There are some ideas that seem too good to be true. The idea must start as just a small acorn of a thought and then it slowly grows into a huge oak tree of an idea that has branches of development reaching out and creating something that could, just might, work as a film. The main problem is, most films really have to work over ninety minutes. An idea can be brilliant and have a good ten minutes, maybe even half an hour’s worth of development and life in it, but I have watched a ton of films that have a great starting idea that slowly loses its way or pace. Unfortunately, Tucker and Dale versus Evil is one of those films.
The initial idea is brilliant though! It is told from the point of view of two “hillbillys” called Tucker and Dale. They are not the smartest people in the world but are relatively harmless. They are spending a couple of days renovating their new “holiday home” when they meet up with a group of “horror-film cliché” college kids. The college kids instantly jump to the wrong, “we’re gonna get killed by these two” conclusion and as that fear builds, the college kids accidentally and hilariously beginning killing themselves in brilliant ways. Every suicide gives the impression that Dale and Tucker have done the killing though… so the suicides continue.
This quick recap just scratches the surface of how brilliant this idea and the first half of this film is. Tyler Labine and Alan Tudyk are brilliant in the roles of Tucker and Dale. They play off each other really well and you can believe that they have been friends forever. Their reactions to all the terrible events that are going on are brilliant and I could easily see the two characters starring a successful movie franchise as they easily have more to give. The deaths are brilliant and are just the right amount of ridiculous. When one of the college lads accidentally throws himself into a chipper, you know it’s stupid and would never happen but it is so funny that you just won’t care.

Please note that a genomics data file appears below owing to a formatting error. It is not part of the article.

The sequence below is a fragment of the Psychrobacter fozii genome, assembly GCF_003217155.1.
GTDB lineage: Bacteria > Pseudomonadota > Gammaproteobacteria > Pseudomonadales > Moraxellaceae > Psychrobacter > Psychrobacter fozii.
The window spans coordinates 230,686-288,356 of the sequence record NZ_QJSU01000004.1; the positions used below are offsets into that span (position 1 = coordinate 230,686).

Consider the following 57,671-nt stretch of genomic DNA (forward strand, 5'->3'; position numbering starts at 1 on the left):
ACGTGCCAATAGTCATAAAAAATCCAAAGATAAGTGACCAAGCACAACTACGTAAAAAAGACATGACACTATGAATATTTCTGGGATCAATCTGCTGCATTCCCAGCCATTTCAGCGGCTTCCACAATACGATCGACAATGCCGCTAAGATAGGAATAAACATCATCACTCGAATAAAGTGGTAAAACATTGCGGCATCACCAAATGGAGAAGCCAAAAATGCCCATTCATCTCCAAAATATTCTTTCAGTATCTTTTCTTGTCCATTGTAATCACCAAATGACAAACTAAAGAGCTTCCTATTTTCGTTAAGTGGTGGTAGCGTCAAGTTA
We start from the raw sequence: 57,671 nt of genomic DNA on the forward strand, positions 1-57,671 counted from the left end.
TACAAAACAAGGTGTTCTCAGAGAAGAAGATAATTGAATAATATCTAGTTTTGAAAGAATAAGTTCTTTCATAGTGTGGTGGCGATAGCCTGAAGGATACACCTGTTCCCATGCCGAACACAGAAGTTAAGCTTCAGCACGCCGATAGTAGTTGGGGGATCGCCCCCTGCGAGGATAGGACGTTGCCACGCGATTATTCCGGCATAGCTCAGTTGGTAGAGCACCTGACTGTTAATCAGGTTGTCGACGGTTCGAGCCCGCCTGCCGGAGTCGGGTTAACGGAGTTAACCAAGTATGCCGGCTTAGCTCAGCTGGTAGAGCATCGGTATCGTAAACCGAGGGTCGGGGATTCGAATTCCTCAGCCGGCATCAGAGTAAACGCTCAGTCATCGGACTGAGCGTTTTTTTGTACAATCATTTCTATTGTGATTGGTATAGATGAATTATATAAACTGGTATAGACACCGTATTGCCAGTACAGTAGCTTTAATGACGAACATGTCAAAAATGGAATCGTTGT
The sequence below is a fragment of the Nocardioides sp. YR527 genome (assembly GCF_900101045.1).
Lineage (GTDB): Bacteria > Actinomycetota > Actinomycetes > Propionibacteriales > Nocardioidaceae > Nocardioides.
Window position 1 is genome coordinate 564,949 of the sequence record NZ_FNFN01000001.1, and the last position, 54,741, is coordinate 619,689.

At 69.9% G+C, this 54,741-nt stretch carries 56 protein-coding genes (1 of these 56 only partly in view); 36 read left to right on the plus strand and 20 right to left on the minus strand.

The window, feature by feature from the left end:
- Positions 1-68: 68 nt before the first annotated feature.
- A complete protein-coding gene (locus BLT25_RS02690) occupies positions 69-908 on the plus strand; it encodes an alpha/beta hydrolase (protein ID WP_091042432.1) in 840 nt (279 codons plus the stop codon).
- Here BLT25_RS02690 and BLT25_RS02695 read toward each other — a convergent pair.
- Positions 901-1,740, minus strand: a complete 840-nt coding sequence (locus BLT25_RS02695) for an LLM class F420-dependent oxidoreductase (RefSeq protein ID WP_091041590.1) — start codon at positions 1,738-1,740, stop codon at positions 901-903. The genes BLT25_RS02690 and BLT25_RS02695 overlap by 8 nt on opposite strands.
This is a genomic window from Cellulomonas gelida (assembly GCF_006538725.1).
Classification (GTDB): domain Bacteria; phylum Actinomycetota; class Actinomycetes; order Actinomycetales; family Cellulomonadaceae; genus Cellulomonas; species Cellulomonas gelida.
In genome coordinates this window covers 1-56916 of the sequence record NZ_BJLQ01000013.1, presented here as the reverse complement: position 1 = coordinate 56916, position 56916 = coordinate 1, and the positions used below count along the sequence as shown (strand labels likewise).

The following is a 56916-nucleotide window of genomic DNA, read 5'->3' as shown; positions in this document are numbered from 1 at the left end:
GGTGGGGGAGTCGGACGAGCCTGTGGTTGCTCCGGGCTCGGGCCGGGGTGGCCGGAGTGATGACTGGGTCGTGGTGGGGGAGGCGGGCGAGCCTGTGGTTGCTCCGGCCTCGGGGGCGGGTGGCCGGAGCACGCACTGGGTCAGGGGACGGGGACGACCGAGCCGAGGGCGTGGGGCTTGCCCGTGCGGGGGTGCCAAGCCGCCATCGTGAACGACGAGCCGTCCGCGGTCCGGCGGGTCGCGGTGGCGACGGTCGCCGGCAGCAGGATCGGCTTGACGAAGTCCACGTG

The film is a great mock of a b-movie slasher film, from the wood setting, the crazy college kids “going wild” and it even has a genuine “evil” that the title refers to. That is when the problems arise. The first half of the film, as the deaths are unfolding and Tucker and Dale are just trying to work out why these college kids are killing themselves is such a great idea, delivered so well that this film is a great comedy. Unfortunately, it doesn’t have anywhere to go and this idea can only last for so long. It means that the second half of the film has to go in a slightly different direction, a more generic direction, and because of that, it loses its way.
The second half of the film isn’t terrible but I did notice that the laughs had dried up and I was just waiting for the story to resolve itself. This was a real shame because the initial idea behind this film is so good that if they could have found a better, quicker way to wrap it up, this could be a cult hit.
Overall, the idea is great. Tucker and Dale are two brilliant characters that have some more life in them yet if handled properly. My only concern would be that the “suicides” idea that makes this film work is great once and you’d have to be creative to keep the story of these two characters going… something they struggle to do even in the second half of this movie.
(1-3 – awful/avoid. 4-6 – average. 7-8 – good. 9-10 – fantastic.)